A gene identified in MRSA (Methicillin-resistant Staphylococcus aureus) may contribute to the spread and virulence of the superbug.
The gene - sasX - is located in a segment of DNA called a mobile genetic element and is capable of jumping from one bacterium to another. Researchers in China and the USA found that sasX has increased in prevalence and has spread from one MRSA strain to others. The presence of sasX in MRSA means that a person is more likely to develop an infection as the gene protects the bacterium from our immune system.
MRSA epidemics appear in waves, particularly affecting hospitals where the infection can spread rapidly between patients whose immune system is already weakened. In the USA, deaths from MRSA infection outnumber those due to HIV (human immunodeficiency virus). This study, published in Nature Medicine, is one of the first to investigate both the frequency and biological function of a gene in MRSA, providing insight into one mechanism by which these waves occur.
Researchers examined samples from over 800 patients with MRSA at three hospitals in China between 2003 and 2011. In samples taken between 2003 and 2005, sasX was almost exclusively found in a single strain of MRSA but in samples collected from 2009 to 2011 its frequency in other strains increased from five to 28 percent.
'This is direct evidence of horizontal gene transfer from one group of MRSA strains to another', study leader Dr Michael Otto of the National Institute of Allergy and Infectious Disease told The Scientist.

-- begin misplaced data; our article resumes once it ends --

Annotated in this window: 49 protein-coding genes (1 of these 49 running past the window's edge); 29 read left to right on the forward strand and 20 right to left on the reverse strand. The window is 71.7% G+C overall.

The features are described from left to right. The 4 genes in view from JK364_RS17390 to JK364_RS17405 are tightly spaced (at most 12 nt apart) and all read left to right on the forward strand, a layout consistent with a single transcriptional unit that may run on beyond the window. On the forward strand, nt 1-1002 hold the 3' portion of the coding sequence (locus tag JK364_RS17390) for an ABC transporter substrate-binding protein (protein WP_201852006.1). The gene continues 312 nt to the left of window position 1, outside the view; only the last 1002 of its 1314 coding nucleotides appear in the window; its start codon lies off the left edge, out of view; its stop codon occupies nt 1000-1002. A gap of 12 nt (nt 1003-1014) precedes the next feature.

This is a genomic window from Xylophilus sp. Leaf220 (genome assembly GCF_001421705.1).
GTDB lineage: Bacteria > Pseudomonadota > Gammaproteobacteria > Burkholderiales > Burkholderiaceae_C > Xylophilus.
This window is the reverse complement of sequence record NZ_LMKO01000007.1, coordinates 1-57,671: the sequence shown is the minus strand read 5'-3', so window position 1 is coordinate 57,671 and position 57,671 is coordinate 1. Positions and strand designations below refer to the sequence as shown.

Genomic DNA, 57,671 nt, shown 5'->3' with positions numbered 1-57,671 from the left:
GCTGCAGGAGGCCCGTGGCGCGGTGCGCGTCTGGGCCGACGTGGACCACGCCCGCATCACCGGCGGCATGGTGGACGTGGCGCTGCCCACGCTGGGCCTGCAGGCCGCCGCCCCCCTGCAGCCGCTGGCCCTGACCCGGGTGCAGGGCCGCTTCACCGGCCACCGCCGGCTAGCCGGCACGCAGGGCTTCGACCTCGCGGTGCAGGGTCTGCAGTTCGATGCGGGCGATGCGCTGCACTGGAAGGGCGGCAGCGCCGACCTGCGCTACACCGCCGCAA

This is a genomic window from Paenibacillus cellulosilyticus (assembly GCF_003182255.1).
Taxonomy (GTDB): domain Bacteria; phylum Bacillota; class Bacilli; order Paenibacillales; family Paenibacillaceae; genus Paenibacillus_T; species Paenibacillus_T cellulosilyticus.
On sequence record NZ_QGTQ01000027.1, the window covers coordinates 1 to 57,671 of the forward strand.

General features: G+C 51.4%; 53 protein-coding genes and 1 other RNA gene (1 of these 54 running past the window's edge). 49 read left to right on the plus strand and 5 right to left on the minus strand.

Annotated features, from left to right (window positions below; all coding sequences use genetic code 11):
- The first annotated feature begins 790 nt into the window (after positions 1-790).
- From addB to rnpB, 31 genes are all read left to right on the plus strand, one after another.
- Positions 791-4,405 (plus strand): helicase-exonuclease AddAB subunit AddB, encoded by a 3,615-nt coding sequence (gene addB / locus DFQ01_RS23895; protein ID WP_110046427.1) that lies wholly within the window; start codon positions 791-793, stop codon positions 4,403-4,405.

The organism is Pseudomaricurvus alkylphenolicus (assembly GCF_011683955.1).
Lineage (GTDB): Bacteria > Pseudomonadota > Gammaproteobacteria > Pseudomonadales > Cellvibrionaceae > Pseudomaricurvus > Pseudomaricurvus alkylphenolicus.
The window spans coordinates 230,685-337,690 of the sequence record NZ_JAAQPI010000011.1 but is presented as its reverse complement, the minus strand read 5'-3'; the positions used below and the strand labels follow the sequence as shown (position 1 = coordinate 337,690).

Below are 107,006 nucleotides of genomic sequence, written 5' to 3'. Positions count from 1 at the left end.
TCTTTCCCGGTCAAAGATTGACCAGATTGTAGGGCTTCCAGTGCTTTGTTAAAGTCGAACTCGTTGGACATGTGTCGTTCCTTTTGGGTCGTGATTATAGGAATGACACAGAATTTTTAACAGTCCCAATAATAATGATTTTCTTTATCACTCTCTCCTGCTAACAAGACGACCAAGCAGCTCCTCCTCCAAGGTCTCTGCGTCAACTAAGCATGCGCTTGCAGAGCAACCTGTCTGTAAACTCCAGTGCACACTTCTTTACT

SasX function appears to be important at several stages during MRSA infection. Crucially, it helps the bacteria aggregate tightly and evade attack from the immune system. 'Our idea is that when they stick together, it is more difficult for a white blood cell to ingest the bacteria and kill them', Dr Otto told Nature.
The study focused on a strain of MRSA most prevalent in Asia, but the spread of the infection means that sasX is likely to spread beyond the region.
Understanding how outbreaks of MRSA spread is crucial in treating them and preventing their spread. Dr Frank Lowy, an infectious disease physician at Columbia University Medical Centre in New York, who was not involved in the study, told Nature that 'the holy grail is to identify a gene that confers virulence and to develop a vaccine against it'.
This has not yet been achieved for MRSA, he went on to explain, but combining several virulence proteins in a single vaccine may succeed where others have failed. 'SasX presents another good target', he said.